'But I Must Not Accounted Be /One Of That Mumming Company': Joyce, Mangan, and the treacheries of poetic succession

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Abstract

This essay examines the formative influence on the young Joyce of James Clarence Mangan, and his shaping of Joyce’s relationship with the Irish tradition. Mangan’s posthumous promotion as Ireland’s ‘national poet’ invested that writer with the aura of the poète maudit, while implicitly confirming Ireland and Irishness as the limiting horizons of his work. Joyce engages sympathetically with Mangan while signalling his intention to pull away from the nationalist tradition he represents. In his poetry, Joyce does this most memorably in verse satires such as ‘Gas from a Burner’ and ‘The Holy Office’. I consider the relationship of the satirical poems to the lyrics of Chamber Music and Pomes Penyeach, and the thematic centrality (shared with Mangan) of betrayal and succession. The essay ends with a brief consideration of the influence of Joycean poetics on contemporary writers, from Thomas Kinsella to Justin Quinn.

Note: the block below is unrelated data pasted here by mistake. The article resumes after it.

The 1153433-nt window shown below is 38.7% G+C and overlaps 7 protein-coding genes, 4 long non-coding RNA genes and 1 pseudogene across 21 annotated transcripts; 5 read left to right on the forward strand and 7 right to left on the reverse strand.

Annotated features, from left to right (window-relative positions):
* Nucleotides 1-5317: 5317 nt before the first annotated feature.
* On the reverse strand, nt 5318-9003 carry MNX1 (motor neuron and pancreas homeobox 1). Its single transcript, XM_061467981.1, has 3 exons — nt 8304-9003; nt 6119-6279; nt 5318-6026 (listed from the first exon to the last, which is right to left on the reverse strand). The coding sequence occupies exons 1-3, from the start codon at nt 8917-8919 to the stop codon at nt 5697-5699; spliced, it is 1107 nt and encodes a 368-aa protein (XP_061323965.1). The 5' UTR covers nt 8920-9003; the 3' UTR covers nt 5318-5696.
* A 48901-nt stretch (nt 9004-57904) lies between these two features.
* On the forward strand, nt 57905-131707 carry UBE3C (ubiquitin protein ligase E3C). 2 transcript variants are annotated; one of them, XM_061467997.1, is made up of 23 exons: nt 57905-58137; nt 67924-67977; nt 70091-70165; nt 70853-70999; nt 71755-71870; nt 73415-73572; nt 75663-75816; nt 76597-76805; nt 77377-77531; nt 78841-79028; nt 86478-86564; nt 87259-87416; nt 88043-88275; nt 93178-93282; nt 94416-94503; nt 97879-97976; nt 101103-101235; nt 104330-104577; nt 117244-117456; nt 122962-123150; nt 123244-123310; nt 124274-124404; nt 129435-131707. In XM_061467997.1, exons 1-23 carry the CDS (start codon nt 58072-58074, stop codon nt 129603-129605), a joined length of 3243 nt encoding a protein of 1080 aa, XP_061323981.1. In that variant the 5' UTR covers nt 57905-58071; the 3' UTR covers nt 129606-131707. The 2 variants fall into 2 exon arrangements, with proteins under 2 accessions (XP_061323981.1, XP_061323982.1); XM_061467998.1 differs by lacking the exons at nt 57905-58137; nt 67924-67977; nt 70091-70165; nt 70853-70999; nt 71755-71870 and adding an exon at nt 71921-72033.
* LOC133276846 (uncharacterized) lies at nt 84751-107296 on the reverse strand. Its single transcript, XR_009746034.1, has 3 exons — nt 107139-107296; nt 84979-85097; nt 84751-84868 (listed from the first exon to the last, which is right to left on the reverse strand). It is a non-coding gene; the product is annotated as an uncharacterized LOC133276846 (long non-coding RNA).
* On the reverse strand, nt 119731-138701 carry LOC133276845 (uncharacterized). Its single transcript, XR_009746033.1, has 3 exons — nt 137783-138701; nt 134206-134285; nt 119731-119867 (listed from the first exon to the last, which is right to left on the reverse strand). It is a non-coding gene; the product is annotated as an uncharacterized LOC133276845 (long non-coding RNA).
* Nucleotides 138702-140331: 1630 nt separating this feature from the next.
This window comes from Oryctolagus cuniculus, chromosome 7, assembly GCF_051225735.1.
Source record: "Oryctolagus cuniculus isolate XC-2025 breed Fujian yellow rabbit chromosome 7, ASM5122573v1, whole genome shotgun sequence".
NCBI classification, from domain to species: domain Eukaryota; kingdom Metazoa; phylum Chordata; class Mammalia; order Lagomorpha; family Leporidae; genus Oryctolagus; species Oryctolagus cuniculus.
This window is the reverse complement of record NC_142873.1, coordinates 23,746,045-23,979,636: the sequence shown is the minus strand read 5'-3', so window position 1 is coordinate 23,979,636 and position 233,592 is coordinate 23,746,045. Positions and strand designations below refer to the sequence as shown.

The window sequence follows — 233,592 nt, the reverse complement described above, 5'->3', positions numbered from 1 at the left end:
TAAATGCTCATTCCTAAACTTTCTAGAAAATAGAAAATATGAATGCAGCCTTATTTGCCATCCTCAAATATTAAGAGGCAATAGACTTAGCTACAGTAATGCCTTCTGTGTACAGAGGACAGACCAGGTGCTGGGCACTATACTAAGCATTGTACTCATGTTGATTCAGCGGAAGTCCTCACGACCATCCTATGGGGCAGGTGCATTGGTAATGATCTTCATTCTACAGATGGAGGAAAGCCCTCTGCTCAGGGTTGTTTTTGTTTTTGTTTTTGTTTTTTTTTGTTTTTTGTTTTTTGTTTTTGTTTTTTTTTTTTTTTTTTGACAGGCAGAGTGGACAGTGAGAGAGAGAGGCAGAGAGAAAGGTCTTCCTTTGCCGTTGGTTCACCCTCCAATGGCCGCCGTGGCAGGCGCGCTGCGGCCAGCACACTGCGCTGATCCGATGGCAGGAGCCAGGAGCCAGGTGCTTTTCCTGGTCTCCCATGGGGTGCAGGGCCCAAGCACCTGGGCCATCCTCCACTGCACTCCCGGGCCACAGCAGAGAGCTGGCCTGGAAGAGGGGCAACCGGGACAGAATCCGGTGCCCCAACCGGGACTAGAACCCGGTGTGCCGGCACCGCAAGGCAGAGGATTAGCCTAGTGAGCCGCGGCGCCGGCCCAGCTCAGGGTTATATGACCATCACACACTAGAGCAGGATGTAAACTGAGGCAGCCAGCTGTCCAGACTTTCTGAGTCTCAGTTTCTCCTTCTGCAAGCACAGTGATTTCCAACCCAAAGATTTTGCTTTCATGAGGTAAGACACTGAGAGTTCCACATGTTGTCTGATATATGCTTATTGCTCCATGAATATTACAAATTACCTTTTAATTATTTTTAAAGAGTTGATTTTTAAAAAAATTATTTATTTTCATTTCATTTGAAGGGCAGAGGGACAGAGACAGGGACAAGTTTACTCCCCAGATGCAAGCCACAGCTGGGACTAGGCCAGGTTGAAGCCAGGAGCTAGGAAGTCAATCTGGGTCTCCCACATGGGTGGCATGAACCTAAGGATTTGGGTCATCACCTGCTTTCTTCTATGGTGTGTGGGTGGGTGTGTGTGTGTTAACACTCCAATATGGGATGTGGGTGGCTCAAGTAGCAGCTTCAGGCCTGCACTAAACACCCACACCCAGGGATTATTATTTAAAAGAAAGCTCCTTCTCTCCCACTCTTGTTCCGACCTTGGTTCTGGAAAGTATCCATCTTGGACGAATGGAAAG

Original languageEnglish
Pages (from-to)1-19
Number of pages19
JournalDublin James Joyce Journal
Issue number6/7
DOIs
Publication statusPublished - 2014

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Poetics
Writer
Ireland
Aura
Poetry
Holy Office
Gas
Centrality
Thematic
Lyrics
Betrayal
Chamber music
Poem
Irishness
Intentions
Poet
Nationalists
Verse
Satire

Cite this

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abstract = "This essay examines the formative influence on the young Joyce of James Clarence Mangan, and his shaping of Joyce’s relationship with the Irish tradition. Mangan’s posthumous promotion as Ireland’s ‘national poet’ invested that writer with the aura of the po{\`e}te maudit, while implicitly confirming Ireland and Irishness as the limiting horizons of his work. Joyce engages sympathetically with Mangan while signalling his intention to pull away from the nationalist tradition he represents. In his poetry, Joyce does this most memorably in verse satires such as ‘Gas from a Burner’ and ‘The Holy Office’. I consider the relationship of the satirical poems to the lyrics of Chamber Music and Pomes Penyeach, and the thematic centrality (shared with Mangan) of betrayal and succession. The essay ends with a brief consideration of the influence of Joycean poetics on contemporary writers, from Thomas Kinsella to Justin Quinn.",
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